Sri Lankan homes are inundated by floodwaters in Pugoda, Sri Lanka, on May 17, 2016. Kodikara/AFP/Getty Images)I was born in 1979, the year Carol Leigh coined the term “sex worker.” At the age of 19, I became a sex worker myself.
First, I worked as a stripper while living abroad as a student in Oaxaca, Mexico, and then, later, across Europe and in the United States; after college, I passed a brief stint as a call girl on Craigslist.
His thighs were marked with more than 60 cigarette burns – one of many punishments he endured during his detention in Sri Lanka earlier in the year.
A teen known as Witness #267 shows scars and marks on his chest.
The government’s forces were also accused of targeting civilians, which is considered a war crime under international law.
International rights groups say the current government has done little to investigate the alleged war crimes. But an investigation by the Associated Press (AP) found that more than 50 Tamil men claim they were raped, branded and tortured under the current government.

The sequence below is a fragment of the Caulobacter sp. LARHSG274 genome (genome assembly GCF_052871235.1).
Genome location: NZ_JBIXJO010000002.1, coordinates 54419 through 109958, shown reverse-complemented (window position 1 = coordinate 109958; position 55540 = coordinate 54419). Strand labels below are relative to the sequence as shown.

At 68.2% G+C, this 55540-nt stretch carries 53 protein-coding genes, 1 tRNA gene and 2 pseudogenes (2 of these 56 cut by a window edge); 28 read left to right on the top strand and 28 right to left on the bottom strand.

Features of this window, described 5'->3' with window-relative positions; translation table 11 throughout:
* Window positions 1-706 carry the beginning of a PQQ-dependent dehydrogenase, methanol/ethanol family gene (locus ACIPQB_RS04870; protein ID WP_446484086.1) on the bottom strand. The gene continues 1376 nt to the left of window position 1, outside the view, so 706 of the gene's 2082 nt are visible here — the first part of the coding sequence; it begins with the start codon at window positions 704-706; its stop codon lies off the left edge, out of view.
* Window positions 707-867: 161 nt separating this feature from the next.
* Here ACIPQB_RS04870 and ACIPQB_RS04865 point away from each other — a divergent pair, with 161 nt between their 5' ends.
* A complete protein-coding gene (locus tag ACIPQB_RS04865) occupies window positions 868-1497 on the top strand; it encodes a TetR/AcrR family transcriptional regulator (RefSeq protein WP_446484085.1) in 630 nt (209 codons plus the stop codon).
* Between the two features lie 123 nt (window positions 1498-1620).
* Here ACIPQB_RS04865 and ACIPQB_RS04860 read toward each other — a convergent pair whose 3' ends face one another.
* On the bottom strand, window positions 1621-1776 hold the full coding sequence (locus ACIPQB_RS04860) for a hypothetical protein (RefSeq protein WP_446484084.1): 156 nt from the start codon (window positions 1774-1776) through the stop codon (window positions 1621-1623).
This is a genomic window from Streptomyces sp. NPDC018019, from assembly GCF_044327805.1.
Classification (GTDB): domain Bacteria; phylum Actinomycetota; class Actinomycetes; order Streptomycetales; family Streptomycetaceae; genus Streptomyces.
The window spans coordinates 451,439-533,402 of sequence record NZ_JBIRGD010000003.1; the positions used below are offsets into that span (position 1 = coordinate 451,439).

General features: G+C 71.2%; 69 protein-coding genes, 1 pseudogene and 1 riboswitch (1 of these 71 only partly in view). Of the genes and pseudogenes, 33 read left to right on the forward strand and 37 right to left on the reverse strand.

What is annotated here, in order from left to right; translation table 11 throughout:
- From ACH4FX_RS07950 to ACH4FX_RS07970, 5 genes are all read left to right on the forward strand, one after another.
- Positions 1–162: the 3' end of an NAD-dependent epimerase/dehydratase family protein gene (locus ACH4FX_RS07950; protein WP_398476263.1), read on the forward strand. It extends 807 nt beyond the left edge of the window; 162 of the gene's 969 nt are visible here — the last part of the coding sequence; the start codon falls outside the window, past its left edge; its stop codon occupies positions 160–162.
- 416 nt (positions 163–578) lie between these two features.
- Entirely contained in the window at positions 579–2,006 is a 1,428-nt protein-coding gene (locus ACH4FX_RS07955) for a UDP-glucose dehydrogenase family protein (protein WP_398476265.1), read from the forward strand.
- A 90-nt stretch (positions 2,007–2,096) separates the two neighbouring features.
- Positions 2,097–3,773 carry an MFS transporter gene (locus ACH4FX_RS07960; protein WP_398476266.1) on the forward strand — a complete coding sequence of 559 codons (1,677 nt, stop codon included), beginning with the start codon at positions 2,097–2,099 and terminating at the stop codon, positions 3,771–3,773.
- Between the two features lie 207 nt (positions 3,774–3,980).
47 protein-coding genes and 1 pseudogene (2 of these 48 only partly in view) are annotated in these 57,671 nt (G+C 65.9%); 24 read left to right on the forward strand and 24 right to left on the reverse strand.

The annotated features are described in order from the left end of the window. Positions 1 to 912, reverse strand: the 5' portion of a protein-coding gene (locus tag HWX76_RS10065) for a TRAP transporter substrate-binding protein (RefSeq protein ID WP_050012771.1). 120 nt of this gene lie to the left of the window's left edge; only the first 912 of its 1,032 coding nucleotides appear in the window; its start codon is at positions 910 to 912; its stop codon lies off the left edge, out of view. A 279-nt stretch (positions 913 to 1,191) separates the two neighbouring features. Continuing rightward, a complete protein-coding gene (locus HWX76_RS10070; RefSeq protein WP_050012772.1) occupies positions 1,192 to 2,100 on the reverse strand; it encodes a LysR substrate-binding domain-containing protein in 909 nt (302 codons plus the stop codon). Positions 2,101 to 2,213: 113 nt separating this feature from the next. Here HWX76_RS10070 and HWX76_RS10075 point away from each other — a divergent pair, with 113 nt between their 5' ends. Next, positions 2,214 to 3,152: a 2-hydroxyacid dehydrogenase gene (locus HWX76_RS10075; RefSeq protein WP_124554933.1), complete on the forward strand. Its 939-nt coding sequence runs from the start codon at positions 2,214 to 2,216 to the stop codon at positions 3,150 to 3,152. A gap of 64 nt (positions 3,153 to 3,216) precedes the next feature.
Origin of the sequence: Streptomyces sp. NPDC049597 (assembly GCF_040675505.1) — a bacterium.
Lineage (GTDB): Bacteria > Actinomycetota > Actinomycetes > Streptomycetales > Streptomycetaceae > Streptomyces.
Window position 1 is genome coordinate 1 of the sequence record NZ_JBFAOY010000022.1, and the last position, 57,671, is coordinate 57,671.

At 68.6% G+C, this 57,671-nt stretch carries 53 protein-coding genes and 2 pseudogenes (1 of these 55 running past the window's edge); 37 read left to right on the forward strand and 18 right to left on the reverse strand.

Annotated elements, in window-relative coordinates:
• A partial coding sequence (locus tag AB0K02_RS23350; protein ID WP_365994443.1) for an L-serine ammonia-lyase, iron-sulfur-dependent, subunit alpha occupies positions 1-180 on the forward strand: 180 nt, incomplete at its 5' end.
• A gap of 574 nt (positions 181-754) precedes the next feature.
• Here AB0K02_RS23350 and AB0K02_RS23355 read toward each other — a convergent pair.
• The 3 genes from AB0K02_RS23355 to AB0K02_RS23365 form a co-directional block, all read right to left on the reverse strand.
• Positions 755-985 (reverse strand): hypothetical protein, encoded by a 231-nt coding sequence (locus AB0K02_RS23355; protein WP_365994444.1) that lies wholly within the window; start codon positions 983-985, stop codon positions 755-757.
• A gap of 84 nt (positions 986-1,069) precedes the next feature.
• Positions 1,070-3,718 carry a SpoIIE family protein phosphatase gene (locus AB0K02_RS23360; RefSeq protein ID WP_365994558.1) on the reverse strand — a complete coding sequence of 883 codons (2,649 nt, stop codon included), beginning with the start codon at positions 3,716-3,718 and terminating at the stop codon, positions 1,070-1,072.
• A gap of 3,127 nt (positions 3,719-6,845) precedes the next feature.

Raped, branded or beaten repeatedly, more than 50 men from Sri Lanka’s Tamil ethnic minority say they were abducted and tortured under the country’s current government.
Previously unpublished accounts from the victims themselves highlight the affect of a bloody civil war in the country that ended in 2009.While sex workers in developed countries face extraordinary risk, that risk is greater in developing countries, and especially in countries ridden with armed conflict.Impunity, lawlessness, dysfunctional state institutions and border controls, as well as a generally high level of violence — these increase the risk of trafficking and susceptibility to harm.Some see decriminalization as the end goal of an international movement that encourages society to respect sex workers as human beings and afford them equal dignity. I write often about the discrimination that current and former sex workers face: We’ve been shut out of private relationships as well as public institutions, often as a result of our participation in the trade.So long as I sold sex, I knew I’d never be hungry or homeless; I felt economically secure.AP reviewed 32 medical and psychological evaluations and conducted interviews with 20 men in its investigation, published today.